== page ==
“First of all, [the students] will be working in a building designed by the world’s best architect of the moment,” Karp said. “The students will have new studio spaces–it’s an exceptional space to learn. It makes such a strong impact. I think that it will attract students to Cornell.”

Several students have mixed opinions on the Milstein Hall design as well. They see both positive and negative factors involving the building.

“I went to the competition and I heard him with his presentation,” Renee

Millet ’05 said. “I was most impressed with his presentation, and I think

that swayed the judges.” Millet also commented on the different features of

the building.

“In terms of space, the first year studios don’t seem to fix the problem.

The major problem is space since it’s the major spot for first-year students. It’s not aesthetically appealing, but after it’s constructed, maybe it will be with those final touches. When someone gets so wrapped up in the design, they forget the practicality of the building,” she added.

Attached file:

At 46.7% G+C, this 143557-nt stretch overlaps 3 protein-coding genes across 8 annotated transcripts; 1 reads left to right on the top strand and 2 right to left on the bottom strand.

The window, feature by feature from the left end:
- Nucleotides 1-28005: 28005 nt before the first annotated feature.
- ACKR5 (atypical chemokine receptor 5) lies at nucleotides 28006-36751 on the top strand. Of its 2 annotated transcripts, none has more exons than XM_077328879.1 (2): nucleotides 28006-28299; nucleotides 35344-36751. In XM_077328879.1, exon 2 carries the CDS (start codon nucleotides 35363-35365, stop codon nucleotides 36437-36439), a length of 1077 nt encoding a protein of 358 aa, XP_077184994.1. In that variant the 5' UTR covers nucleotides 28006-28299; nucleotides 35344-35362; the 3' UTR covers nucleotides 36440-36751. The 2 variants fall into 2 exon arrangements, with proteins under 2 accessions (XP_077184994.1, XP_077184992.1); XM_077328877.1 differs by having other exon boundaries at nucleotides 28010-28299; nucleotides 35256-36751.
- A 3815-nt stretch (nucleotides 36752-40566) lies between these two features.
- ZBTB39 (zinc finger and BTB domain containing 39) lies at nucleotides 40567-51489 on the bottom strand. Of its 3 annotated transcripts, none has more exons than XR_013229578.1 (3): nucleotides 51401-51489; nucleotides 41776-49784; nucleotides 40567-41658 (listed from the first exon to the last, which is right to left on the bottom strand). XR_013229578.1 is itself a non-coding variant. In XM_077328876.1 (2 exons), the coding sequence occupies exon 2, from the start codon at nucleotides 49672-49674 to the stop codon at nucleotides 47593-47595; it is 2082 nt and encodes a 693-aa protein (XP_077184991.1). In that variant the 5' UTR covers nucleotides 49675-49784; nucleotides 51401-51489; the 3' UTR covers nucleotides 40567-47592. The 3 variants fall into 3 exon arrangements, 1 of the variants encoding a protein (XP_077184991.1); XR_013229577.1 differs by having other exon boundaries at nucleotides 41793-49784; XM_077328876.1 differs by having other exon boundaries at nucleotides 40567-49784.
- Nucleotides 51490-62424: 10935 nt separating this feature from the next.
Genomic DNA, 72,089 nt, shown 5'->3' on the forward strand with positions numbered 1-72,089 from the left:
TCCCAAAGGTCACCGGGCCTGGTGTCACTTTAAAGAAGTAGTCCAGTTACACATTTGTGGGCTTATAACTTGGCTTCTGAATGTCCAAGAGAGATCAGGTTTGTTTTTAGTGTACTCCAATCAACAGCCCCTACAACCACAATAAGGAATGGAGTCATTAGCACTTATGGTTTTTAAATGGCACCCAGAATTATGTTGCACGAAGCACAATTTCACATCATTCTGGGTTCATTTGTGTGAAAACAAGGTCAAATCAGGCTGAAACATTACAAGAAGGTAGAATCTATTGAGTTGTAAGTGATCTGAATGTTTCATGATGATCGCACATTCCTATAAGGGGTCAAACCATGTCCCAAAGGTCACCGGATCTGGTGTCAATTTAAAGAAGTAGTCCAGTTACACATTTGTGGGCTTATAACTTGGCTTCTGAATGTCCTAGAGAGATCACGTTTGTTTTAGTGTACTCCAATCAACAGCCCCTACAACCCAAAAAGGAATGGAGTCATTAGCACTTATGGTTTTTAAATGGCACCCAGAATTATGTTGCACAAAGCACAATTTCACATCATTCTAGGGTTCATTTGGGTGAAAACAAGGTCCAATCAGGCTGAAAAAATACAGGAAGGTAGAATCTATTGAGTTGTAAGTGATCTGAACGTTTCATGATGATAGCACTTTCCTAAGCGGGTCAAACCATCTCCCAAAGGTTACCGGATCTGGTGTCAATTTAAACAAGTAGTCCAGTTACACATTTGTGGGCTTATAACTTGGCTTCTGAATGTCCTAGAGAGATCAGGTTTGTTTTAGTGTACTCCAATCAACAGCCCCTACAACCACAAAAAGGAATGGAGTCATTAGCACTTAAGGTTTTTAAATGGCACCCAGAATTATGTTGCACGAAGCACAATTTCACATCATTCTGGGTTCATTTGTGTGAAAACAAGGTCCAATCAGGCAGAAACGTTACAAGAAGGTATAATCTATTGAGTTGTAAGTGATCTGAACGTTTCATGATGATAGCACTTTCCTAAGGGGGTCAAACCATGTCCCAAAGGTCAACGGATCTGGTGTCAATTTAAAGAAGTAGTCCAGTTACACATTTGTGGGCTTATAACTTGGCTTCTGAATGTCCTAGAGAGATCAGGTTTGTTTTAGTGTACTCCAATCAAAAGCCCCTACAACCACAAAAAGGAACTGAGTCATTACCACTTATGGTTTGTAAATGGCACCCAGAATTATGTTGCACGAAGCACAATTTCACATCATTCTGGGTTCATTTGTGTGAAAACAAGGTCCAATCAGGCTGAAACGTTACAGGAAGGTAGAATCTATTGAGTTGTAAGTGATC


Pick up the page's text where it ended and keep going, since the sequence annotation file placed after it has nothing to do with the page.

Some of the positive aspects Millet discussed were the cafe that students

could lounge in and the gallery which could be a good starting point “to show [visitors] the architecture school.”

Another student noticed the impact that the new building could have for the

architecture school.

“It’s supposed to have an auditorium, and other people [outside of the

architecture school] will be using that as well,” Elizabeth Hinkson ’05 said. “Other students will be exposed since [now] architecture students are

the only ones that go into Rand [Hall], except the students’ friends who know the code [to get into Rand Hall].”

Archived article by Kelly Samuels